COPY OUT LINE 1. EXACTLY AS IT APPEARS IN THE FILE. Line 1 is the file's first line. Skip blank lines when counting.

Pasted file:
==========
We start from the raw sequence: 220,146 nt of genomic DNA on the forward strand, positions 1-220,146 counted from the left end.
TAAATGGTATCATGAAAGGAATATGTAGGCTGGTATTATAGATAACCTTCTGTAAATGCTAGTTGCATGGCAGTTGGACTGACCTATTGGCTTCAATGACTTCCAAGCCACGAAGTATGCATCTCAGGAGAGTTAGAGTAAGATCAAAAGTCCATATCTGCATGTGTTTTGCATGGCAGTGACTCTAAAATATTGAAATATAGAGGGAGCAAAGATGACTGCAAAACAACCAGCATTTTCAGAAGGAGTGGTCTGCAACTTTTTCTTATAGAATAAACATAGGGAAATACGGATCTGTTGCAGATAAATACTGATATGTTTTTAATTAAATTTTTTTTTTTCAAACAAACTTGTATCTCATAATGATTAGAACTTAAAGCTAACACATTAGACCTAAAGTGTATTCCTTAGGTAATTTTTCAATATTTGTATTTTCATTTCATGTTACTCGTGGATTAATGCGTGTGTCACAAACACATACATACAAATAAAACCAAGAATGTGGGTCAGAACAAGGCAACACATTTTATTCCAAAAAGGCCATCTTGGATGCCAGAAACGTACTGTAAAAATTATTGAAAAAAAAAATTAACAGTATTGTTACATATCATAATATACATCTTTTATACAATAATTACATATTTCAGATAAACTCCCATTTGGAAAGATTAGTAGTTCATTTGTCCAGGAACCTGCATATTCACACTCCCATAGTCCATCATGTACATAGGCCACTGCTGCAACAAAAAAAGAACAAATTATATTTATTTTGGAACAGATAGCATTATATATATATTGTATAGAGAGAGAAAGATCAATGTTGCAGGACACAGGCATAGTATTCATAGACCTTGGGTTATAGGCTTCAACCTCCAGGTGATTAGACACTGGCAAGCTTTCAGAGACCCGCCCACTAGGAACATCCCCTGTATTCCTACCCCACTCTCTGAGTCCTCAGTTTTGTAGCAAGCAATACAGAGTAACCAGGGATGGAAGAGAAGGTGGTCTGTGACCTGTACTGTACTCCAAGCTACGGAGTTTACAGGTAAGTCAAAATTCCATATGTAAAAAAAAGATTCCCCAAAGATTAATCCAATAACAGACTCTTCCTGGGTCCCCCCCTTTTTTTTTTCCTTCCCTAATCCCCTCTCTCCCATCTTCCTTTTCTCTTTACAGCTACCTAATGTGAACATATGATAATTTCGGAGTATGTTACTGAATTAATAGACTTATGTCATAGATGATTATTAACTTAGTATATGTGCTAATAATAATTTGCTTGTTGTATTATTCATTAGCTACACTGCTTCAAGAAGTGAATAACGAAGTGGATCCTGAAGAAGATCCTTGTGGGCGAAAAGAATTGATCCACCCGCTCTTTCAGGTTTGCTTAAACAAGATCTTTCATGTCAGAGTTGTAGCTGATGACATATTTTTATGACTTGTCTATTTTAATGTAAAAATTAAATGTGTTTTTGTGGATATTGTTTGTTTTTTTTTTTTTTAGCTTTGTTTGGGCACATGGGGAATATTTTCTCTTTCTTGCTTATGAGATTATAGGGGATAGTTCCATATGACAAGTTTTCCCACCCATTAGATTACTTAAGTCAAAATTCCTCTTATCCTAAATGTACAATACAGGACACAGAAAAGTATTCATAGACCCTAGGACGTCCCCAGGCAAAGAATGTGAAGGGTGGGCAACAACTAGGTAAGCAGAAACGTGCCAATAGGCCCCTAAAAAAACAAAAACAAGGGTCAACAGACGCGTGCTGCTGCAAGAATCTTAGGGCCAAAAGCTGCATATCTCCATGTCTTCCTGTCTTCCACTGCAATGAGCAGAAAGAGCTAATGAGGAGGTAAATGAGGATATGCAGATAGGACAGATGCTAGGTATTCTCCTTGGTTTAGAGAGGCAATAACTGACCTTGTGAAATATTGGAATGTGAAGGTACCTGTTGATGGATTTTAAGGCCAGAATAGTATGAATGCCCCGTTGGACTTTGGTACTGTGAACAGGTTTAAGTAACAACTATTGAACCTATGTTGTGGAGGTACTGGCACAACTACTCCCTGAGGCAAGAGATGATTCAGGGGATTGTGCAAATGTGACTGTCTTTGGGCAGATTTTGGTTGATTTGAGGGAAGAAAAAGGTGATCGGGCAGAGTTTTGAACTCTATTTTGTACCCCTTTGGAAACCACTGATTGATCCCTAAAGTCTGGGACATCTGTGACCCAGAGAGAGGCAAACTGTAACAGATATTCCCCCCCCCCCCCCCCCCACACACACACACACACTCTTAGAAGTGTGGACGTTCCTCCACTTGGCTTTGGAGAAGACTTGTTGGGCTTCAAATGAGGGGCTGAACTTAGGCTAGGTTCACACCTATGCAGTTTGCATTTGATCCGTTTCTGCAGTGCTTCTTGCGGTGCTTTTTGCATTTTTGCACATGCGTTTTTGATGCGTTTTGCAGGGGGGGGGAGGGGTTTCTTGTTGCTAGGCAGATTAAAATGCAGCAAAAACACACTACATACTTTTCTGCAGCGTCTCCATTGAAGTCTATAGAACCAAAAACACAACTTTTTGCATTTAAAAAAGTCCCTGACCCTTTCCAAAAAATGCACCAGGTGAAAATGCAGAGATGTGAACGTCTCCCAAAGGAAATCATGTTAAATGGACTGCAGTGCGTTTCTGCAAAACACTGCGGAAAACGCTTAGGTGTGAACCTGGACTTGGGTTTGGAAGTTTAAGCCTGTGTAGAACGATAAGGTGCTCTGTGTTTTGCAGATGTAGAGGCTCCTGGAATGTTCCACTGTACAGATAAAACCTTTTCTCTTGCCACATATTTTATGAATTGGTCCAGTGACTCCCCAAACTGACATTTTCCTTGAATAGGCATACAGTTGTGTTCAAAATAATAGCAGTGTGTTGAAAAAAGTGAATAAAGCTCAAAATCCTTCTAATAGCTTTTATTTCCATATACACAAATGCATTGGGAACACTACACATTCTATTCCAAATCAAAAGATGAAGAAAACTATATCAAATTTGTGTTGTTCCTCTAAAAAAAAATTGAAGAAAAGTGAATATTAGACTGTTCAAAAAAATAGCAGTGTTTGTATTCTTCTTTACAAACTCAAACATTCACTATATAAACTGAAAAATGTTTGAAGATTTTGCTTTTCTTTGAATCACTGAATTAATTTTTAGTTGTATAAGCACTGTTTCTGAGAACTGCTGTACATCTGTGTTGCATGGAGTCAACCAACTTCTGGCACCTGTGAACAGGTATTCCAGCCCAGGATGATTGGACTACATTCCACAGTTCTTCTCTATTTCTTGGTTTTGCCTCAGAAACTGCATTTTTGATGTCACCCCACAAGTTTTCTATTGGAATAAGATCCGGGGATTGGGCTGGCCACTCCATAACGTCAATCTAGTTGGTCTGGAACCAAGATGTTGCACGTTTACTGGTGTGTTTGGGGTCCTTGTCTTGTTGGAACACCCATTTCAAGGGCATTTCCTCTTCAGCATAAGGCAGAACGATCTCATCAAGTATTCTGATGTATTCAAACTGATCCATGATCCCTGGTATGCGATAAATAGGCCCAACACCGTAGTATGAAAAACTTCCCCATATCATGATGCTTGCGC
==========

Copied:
We start from the raw sequence: 220,146 nt of genomic DNA on the forward strand, positions 1-220,146 counted from the left end.